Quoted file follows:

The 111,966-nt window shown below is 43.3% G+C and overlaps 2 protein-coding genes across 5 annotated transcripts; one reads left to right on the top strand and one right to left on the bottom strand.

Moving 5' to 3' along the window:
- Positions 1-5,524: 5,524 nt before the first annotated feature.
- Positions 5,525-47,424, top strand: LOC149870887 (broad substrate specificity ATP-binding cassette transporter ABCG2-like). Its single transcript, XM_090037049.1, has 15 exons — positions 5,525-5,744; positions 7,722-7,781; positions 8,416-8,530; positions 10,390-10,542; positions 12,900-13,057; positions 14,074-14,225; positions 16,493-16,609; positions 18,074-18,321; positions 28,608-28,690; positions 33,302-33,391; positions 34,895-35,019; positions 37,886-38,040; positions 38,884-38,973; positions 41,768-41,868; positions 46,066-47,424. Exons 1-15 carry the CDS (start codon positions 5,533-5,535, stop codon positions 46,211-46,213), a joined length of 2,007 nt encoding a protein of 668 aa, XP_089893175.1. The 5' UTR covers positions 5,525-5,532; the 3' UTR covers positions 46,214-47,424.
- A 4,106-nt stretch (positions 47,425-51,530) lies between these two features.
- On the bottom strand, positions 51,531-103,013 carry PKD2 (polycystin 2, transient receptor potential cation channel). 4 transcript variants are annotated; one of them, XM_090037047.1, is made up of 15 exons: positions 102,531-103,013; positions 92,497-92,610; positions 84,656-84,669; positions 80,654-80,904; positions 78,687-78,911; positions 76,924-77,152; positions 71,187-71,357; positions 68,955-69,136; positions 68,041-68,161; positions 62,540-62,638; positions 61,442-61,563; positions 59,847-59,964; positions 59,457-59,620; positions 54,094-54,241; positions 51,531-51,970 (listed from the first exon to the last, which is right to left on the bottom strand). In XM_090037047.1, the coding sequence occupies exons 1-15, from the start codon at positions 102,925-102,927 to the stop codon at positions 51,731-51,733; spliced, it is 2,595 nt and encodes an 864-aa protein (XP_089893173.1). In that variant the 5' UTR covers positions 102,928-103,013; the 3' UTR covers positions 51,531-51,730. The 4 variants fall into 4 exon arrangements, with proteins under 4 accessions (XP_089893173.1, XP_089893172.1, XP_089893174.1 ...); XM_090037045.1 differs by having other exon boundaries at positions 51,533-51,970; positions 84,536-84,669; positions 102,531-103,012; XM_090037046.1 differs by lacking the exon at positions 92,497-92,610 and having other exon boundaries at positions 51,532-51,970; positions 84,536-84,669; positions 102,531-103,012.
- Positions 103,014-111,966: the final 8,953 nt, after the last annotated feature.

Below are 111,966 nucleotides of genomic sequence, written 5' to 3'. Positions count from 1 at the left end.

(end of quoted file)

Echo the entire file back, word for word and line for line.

The 111,966-nt window shown below is 43.3% G+C and overlaps 2 protein-coding genes across 5 annotated transcripts; one reads left to right on the top strand and one right to left on the bottom strand.

Moving 5' to 3' along the window:
- Positions 1-5,524: 5,524 nt before the first annotated feature.
- Positions 5,525-47,424, top strand: LOC149870887 (broad substrate specificity ATP-binding cassette transporter ABCG2-like). Its single transcript, XM_090037049.1, has 15 exons — positions 5,525-5,744; positions 7,722-7,781; positions 8,416-8,530; positions 10,390-10,542; positions 12,900-13,057; positions 14,074-14,225; positions 16,493-16,609; positions 18,074-18,321; positions 28,608-28,690; positions 33,302-33,391; positions 34,895-35,019; positions 37,886-38,040; positions 38,884-38,973; positions 41,768-41,868; positions 46,066-47,424. Exons 1-15 carry the CDS (start codon positions 5,533-5,535, stop codon positions 46,211-46,213), a joined length of 2,007 nt encoding a protein of 668 aa, XP_089893175.1. The 5' UTR covers positions 5,525-5,532; the 3' UTR covers positions 46,214-47,424.
- A 4,106-nt stretch (positions 47,425-51,530) lies between these two features.
- On the bottom strand, positions 51,531-103,013 carry PKD2 (polycystin 2, transient receptor potential cation channel). 4 transcript variants are annotated; one of them, XM_090037047.1, is made up of 15 exons: positions 102,531-103,013; positions 92,497-92,610; positions 84,656-84,669; positions 80,654-80,904; positions 78,687-78,911; positions 76,924-77,152; positions 71,187-71,357; positions 68,955-69,136; positions 68,041-68,161; positions 62,540-62,638; positions 61,442-61,563; positions 59,847-59,964; positions 59,457-59,620; positions 54,094-54,241; positions 51,531-51,970 (listed from the first exon to the last, which is right to left on the bottom strand). In XM_090037047.1, the coding sequence occupies exons 1-15, from the start codon at positions 102,925-102,927 to the stop codon at positions 51,731-51,733; spliced, it is 2,595 nt and encodes an 864-aa protein (XP_089893173.1). In that variant the 5' UTR covers positions 102,928-103,013; the 3' UTR covers positions 51,531-51,730. The 4 variants fall into 4 exon arrangements, with proteins under 4 accessions (XP_089893173.1, XP_089893172.1, XP_089893174.1 ...); XM_090037045.1 differs by having other exon boundaries at positions 51,533-51,970; positions 84,536-84,669; positions 102,531-103,012; XM_090037046.1 differs by lacking the exon at positions 92,497-92,610 and having other exon boundaries at positions 51,532-51,970; positions 84,536-84,669; positions 102,531-103,012.
- Positions 103,014-111,966: the final 8,953 nt, after the last annotated feature.

Below are 111,966 nucleotides of genomic sequence, written 5' to 3'. Positions count from 1 at the left end.